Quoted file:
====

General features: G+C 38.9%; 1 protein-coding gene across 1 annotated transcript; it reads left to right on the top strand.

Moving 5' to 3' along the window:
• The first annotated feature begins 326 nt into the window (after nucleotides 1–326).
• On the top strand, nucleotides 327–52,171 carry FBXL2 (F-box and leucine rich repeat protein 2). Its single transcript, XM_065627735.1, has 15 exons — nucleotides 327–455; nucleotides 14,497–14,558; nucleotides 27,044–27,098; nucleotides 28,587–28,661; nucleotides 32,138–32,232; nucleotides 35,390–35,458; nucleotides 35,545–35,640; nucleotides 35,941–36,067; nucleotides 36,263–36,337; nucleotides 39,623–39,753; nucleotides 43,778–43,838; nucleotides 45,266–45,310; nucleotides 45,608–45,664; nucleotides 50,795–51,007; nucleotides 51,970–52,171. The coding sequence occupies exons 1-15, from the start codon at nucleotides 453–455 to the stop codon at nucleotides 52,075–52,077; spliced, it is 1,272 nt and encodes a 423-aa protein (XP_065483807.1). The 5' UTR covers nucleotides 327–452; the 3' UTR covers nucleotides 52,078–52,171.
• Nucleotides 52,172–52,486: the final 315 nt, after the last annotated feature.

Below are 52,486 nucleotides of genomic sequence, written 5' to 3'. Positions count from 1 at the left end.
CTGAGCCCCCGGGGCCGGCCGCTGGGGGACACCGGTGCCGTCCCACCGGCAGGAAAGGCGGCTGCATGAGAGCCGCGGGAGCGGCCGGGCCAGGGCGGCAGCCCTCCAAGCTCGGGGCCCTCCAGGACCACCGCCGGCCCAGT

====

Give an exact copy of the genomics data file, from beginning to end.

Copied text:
General features: G+C 38.9%; 1 protein-coding gene across 1 annotated transcript; it reads left to right on the top strand.

Moving 5' to 3' along the window:
• The first annotated feature begins 326 nt into the window (after nucleotides 1–326).
• On the top strand, nucleotides 327–52,171 carry FBXL2 (F-box and leucine rich repeat protein 2). Its single transcript, XM_065627735.1, has 15 exons — nucleotides 327–455; nucleotides 14,497–14,558; nucleotides 27,044–27,098; nucleotides 28,587–28,661; nucleotides 32,138–32,232; nucleotides 35,390–35,458; nucleotides 35,545–35,640; nucleotides 35,941–36,067; nucleotides 36,263–36,337; nucleotides 39,623–39,753; nucleotides 43,778–43,838; nucleotides 45,266–45,310; nucleotides 45,608–45,664; nucleotides 50,795–51,007; nucleotides 51,970–52,171. The coding sequence occupies exons 1-15, from the start codon at nucleotides 453–455 to the stop codon at nucleotides 52,075–52,077; spliced, it is 1,272 nt and encodes a 423-aa protein (XP_065483807.1). The 5' UTR covers nucleotides 327–452; the 3' UTR covers nucleotides 52,078–52,171.
• Nucleotides 52,172–52,486: the final 315 nt, after the last annotated feature.

Below are 52,486 nucleotides of genomic sequence, written 5' to 3'. Positions count from 1 at the left end.
CTGAGCCCCCGGGGCCGGCCGCTGGGGGACACCGGTGCCGTCCCACCGGCAGGAAAGGCGGCTGCATGAGAGCCGCGGGAGCGGCCGGGCCAGGGCGGCAGCCCTCCAAGCTCGGGGCCCTCCAGGACCACCGCCGGCCCAGT